I’ll use two real-life examples to demonstrate how positive and negative emotions can affect language learning. After I first learned French, I went on an informal exchange over the summer and visited France with a French family. I didn’t speak much French then, but I still tried practicing out in public when I had the chance. The few times I tried practicing, I was complimented on my accent! One shopkeeper even told me my “merci beaucoup” was “très joli.” Because of this early praise from native speakers, I felt confident in my speaking and enjoyed that part of French class.
Now, I’m beginning to learn Spanish and I am facing some Foreign Language Speaking Anxiety. On my trip to Spain last Fall I tried to order food in Spanish, but would get flustered and often revert back to English. More recently, when my language teacher asked me a question about what we use colors for, I didn’t know how to express myself in Spanish because of my limited vocabulary. I felt stupid when I just said “no sé” and shook my head and my Spanish teacher said “para describir,” which was what I was thinking in my head, but in English. My lack of knowledge and vocabulary in Spanish make learning a new language hard, but I just have to remind myself that these feelings are normal for beginners.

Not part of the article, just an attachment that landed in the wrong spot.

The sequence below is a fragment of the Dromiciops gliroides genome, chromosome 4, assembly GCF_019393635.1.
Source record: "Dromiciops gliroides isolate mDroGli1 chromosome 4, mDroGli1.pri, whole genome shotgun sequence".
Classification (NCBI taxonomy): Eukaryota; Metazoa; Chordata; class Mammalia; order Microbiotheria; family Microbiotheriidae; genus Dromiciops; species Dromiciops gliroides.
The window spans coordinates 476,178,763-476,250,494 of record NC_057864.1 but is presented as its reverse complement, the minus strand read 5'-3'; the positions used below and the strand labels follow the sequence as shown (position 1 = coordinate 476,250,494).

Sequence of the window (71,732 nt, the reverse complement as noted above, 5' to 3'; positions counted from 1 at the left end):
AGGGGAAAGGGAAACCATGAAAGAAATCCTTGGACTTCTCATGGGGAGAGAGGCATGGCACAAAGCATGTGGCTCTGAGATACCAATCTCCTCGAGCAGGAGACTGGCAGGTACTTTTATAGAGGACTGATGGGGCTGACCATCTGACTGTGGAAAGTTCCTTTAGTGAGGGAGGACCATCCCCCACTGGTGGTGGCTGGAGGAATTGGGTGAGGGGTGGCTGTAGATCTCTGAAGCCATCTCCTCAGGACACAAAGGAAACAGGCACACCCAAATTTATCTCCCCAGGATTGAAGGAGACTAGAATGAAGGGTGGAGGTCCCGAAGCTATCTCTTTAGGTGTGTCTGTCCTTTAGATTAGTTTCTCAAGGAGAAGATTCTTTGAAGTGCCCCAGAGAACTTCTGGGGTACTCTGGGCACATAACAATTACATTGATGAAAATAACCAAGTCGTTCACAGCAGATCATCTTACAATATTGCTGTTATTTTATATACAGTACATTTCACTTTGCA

Emotion and Cognition in Language Learning.
Because language learning is a cognitive process, we also need to look at the role of emotion and cognition. According to Arnold, (Attention to Affect, 3), emotions and learning are linked and in order to learn, the brain needs meaningful experiences. Emotions are one way to engage language in a meaningful way. Hormonal changes that are triggered by emotions incite cognitive and physiological changes that either aid or prevent learning. Therefore, emotion is not an isolated phenomenon, but rather a state that is heavily linked to emotion and is consequently an important element to consider in language learning.